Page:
Letters

Letters 08-31-2015

Inalienable Rights This is a response to the “No More State Theatre” in your August 24th edition. I think I will not be the only response to this pathetic and narrow-minded letter that seems rather out of place in the northern Michigan that I know. To think we will not be getting your 25 cents for the movie you refused to see, but more importantly we will be without your “two cents” on your thoughts of a marriage at the State Theatre...

Enthusiastically Democratic Since I was one of the approximately 160 people present at when Senator Debbie Stabenow spoke on August 14 in Charlevoix, I was surprised to read in a letter to Northern Express that there was a “rather muted” response to Debbie’s announcement that she has endorsed Hillary Clinton for president...

Not Hurting I surely think the State Theatre will survive not having the homophobic presence of Colleen Smith and her family attend any matinees. I think “Ms.” Smith might also want to make sure that any medical personnel, bank staff, grocery store staff, waiters and/or waitress, etc. are not homosexual before accepting any service or product from them...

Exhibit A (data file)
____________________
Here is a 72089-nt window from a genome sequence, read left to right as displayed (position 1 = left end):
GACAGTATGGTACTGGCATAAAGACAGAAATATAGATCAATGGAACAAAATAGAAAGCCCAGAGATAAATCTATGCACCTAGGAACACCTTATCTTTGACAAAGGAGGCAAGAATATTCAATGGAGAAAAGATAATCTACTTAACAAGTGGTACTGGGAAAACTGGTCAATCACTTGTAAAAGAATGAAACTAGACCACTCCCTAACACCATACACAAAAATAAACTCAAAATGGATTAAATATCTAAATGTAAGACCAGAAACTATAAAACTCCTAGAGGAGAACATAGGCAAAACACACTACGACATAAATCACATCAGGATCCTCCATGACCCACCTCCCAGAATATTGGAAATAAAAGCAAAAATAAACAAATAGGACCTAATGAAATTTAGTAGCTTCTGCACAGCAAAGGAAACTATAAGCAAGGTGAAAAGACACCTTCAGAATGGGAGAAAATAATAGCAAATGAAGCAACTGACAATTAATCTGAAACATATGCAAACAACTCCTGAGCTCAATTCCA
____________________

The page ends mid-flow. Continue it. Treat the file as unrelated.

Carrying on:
Stay Home I did not know whether to laugh or cry when I read the letter of the extremely homophobic, “disgusted” writer. She now refuses to patronize the State Theatre because she evidently feels that its confines have been poisoned by the gay wedding ceremony held there...

Keep Away In response to Colleen Smith of Cadillac who refused to bring her family to the State Theatre because there was a gay wedding there: Keep your 25 cents and your family out of Traverse City...